317 F2d 220 Mrvica v. P a Esperdy

317 F.2d 220

Ivan MRVICA, Plaintiff-Appellant,
P. A. ESPERDY, District Director, Immigration &
Naturalization Service, Defendant-Appellee.

No. 274, Docket 27553.

United States Court of Appeals Second Circuit.

Argued March 14, 1963.
Decided May 14, 1963.

Edith Lowenstein, New York City, for plaintiff-appellant.

Roy Babitt, Sp. Asst. U.S. Atty., New York City (Robert M. Morgenthau, U.S. Atty. for Southern Dist. of New York, on the brief), for defendant-appellee.

Before MOORE, FRIENDLY and SMITH, Circuit Judges.

J. JOSEPH SMITH, Circuit Judge.

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Plaintiff, a native of what is now Yugoslavia, entered the United States as a non-immigrant crewman January 21, 1940 and resided continuously in the United States thereafter, except for the period from September 4, 1942 to October 6, 1942 when he was on a South American voyage in a Yugoslav vessel as a seaman, under order of deportation, with a permit for temporary re-entry as a seaman under the Ninth Proviso of Section 3 of the Act of February 5, 1917.1 He was again ordered deported in 1952 and presently remains here under an administrative stay pending decision in another action, Dombrovskis v. Esperdy, 195 F.Supp. 488, S.D.N.Y.1961, appeal pending. He brought this action in the United States District Court for the Southern District of New York on June 21, 1960, under the Declaratory Judgment Act, 28 U.S.C. 2201, and the Administrative Procedure Act, 5 U.S.C. 1001 et seq., seeking to establish his eligibility for status as a permanent resident under Section 249 of the Immigration and Nationality Act (8 U.S.C. 1259)2 as one who had entered the United States prior to June 28, 1940, had resided here continuously since such entry, and was otherwise qualified. Plaintiff's motion for summary judgment was denied, defendant's granted, and the action dismissed by the District Court, Charles M. Metzner, District Judge, and plaintiff appeals. We find no error in the court's determination that the 1942 absence interrupted his continuous residence, within the meaning of the statutes, and we affirm.


The issue is by no means as free from doubt as appellee would have us believe, since the language of 249 speaks in terms of continuous 'residence' defined as 'place of general abode'; 'principal, actual dwelling place in fact, without regard to intent', and it is strenuously and plausibly argued that a merchant ship at sea in a time of worldwide naval war is hardly to be considered in retrospect as having been a 'place of general abode'. But in determining the meaning of the section we may not ignore the statutory framework in which it exists. Section 101(g) (8 U.S.C. 1101(g)) provided then as now that any alien ordered deported, who has left the United States, should be considered to have been deported pursuant to law. It is difficult to credit an intent to the Congress to hold a voyage not an interruption of continuous residence when it operated as a statutory deportation. We agree with the interpretation of the Attorney General in Matter of P, VIII I. & N. Dec. 167, 169 (Comm. 1958) that departure while under expulsion proceedings breaks the continuity of residence required by Section 249. Cf. Sit Jay Sing v. Nice, 182 F.Supp. 292 (N.D.Cal. 1960), aff'd 287 F.2d 561 (9 Cir., 1961); Lum Chong v. Esperdy, 191 F.Supp. 935 (S.D.N.Y.1961).


At the time of Mrvica's voyage in 1942, relief similar to that now provided by Section 249 (them provided to those who had been in the United States since 1924) was not granted to those subjec to deportation. This limitation was, however, removed in 1958. No such exception, however, was made for those like Mrvica, whose deportation had actually occurred during the required period of continuous residence. The removal of the limitation does not affect Mrvica's continuity of residence.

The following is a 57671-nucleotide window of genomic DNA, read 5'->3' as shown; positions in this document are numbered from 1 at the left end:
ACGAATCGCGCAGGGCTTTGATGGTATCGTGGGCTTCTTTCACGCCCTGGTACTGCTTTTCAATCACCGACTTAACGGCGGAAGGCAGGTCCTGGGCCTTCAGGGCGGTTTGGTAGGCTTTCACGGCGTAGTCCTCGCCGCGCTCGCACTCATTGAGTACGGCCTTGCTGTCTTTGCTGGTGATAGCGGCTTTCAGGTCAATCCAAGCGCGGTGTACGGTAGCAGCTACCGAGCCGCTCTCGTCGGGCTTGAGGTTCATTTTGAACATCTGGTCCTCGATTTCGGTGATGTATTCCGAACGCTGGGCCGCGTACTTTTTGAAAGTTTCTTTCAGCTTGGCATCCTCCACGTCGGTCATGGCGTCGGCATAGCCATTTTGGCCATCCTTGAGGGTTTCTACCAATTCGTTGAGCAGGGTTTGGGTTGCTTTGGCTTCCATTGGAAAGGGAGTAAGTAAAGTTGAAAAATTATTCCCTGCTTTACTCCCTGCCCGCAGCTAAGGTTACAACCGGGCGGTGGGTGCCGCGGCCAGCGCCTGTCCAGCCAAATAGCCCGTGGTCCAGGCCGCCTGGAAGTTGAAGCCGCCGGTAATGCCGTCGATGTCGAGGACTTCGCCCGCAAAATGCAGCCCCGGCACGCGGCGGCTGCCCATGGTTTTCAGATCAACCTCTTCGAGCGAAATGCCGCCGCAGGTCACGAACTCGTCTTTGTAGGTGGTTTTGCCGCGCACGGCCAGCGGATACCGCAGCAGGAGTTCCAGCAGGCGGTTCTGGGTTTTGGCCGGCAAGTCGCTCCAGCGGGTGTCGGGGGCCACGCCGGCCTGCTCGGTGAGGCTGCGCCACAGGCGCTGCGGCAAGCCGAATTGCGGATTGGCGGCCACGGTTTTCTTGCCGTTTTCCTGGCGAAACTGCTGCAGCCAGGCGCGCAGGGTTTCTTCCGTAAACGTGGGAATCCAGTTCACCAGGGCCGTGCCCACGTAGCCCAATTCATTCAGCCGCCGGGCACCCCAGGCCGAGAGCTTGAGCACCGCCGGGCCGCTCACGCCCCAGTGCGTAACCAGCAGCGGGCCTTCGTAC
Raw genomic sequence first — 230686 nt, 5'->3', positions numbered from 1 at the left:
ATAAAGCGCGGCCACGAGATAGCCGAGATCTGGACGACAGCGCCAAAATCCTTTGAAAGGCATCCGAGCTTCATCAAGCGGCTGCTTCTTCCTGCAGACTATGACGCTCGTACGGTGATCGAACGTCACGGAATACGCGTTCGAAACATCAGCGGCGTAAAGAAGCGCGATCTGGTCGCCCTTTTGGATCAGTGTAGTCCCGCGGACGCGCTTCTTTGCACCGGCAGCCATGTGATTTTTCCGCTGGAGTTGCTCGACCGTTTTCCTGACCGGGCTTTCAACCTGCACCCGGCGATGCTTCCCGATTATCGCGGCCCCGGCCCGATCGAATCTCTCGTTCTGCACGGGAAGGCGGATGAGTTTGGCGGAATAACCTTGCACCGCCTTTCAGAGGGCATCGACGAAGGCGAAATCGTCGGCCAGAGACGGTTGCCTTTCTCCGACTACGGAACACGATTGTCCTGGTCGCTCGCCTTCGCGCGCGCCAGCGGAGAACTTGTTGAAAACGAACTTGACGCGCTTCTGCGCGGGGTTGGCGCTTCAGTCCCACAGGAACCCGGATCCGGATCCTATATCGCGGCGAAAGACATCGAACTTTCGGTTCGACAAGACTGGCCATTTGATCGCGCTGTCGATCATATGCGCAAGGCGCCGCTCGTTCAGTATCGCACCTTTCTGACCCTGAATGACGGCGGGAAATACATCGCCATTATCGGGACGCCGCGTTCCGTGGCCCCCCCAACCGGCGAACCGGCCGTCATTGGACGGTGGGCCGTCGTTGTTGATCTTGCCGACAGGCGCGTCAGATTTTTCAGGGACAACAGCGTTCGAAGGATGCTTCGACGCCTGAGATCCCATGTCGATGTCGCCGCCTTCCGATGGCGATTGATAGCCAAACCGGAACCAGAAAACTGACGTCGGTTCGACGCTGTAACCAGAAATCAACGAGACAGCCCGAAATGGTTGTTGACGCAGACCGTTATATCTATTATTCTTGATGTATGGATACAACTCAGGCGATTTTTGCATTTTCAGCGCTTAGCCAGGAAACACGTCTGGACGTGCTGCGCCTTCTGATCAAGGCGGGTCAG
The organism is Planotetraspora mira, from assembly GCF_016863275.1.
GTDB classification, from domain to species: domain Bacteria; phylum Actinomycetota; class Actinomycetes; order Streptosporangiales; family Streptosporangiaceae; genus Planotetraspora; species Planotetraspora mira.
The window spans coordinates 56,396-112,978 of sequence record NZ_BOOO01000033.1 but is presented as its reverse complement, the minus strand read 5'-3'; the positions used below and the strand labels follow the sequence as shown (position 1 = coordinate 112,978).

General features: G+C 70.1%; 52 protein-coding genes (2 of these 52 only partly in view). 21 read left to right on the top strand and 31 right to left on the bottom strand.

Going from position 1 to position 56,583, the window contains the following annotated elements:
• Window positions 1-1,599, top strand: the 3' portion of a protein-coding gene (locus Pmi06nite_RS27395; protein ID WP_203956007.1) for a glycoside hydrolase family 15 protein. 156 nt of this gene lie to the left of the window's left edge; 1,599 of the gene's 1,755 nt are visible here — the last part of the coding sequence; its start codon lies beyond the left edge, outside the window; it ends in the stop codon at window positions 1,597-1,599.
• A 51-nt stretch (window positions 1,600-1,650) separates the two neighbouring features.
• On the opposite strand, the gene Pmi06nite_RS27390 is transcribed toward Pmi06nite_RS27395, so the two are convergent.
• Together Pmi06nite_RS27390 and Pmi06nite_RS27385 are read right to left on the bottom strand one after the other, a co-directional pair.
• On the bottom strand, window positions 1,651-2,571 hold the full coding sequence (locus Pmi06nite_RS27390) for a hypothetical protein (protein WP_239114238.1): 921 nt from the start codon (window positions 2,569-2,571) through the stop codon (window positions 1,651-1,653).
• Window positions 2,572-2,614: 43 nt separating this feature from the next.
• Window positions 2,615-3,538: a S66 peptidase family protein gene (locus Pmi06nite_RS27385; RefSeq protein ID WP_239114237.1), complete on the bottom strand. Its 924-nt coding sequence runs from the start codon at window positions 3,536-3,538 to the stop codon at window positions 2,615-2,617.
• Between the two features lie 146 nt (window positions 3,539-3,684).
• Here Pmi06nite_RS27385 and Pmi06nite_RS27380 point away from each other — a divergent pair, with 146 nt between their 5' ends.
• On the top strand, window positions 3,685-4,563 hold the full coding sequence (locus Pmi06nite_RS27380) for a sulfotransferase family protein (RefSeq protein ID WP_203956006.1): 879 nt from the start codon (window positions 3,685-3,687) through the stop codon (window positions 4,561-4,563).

We do not feel that forgiveness of illegal acts of entry before a cut off date necessitates a finding of an intent that illegal re-entry after the cut off date be also swept within the ammesty by interpreting the continuous residence requirement so tha the deportation and illegal re-entry might be ignored. In short, we think Congress did not intend that two illegal periods of residence should be aggregated to make one continuous period. If the Congress should again move up the cut off date it would, of course, solve the problem of those in Mrvica's position, but that is not our province here. Judgment dismissing the complaint is affirmed.


The text of the Ninth Proviso follows:

'* * * Provided further (9) That the Commissioner of Immigration and Naturalization with the approval of the Attorney General shall issue rules and prescribe conditions, including exaction of such bonds as may be necessary, to control and regulate the admission and return of otherwise inadmissible aliens applying for temporary admission * * *.'


Sec. 249 (8 U.S.C. 1259) as amended:

'A record of lawful admission for permanent residence may, in the discretion of the Attorney General and under such regulations as he may prescribe, be made in the case of any alien, as of the date of the approval of his application or, if entry occurred prior to July 1, 1924, as of the date of such entry, if no such record is otherwise available and such alien shall satisfy the Attorney General that he is not inadmissible under section 212(a) insofar as it relates to criminals, procurers and other immoral persons, subversives, violators of the narcotic laws or smugglers of aliens, and he establishes that he--

'(a) entered the United States prior to June 28, 1940;

'(b) has had his residence in the United States continuously since such entry;

'(c) is a person of good moral character; and

'(d) is not ineligible to citizenship.'